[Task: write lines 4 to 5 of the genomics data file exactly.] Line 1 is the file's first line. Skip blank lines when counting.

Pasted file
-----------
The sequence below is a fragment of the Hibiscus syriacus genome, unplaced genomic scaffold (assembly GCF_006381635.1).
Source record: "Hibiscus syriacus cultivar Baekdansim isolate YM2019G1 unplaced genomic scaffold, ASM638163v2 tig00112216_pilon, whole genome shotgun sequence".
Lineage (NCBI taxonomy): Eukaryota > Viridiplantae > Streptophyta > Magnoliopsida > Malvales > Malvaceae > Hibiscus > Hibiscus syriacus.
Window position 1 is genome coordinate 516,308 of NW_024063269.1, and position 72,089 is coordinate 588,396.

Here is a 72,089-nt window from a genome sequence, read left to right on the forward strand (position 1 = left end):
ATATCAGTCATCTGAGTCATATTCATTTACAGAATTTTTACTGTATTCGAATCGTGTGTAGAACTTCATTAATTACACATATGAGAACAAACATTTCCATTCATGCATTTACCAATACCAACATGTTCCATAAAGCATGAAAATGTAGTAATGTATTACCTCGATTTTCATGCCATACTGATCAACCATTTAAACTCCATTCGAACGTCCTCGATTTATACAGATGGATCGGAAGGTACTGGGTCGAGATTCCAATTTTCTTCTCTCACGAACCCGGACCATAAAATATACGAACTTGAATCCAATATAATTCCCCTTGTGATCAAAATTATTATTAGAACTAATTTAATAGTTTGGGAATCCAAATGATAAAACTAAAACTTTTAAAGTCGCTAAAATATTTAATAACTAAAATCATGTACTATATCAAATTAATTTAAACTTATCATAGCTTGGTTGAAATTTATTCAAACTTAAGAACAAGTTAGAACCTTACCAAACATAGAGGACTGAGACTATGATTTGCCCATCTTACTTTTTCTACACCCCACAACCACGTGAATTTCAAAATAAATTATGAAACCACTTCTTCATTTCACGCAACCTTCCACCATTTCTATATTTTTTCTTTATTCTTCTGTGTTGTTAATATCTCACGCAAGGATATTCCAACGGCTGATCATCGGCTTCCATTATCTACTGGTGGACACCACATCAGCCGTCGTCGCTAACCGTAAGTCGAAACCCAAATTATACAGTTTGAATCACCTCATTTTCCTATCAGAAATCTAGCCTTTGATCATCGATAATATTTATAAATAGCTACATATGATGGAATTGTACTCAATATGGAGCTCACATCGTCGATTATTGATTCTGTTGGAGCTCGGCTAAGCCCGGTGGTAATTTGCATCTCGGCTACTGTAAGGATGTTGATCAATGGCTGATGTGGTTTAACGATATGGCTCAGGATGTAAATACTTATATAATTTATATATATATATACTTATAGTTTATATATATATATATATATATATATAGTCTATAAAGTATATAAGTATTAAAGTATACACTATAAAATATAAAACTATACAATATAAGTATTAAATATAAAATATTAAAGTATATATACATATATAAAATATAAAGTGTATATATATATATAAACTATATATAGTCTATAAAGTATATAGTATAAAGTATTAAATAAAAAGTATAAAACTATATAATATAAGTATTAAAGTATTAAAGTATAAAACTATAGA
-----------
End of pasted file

Window position 1 is genome coordinate 516,308 of NW_024063269.1, and position 72,089 is coordinate 588,396.

Here is a 72,089-nt window from a genome sequence, read left to right on the forward strand (position 1 = left end):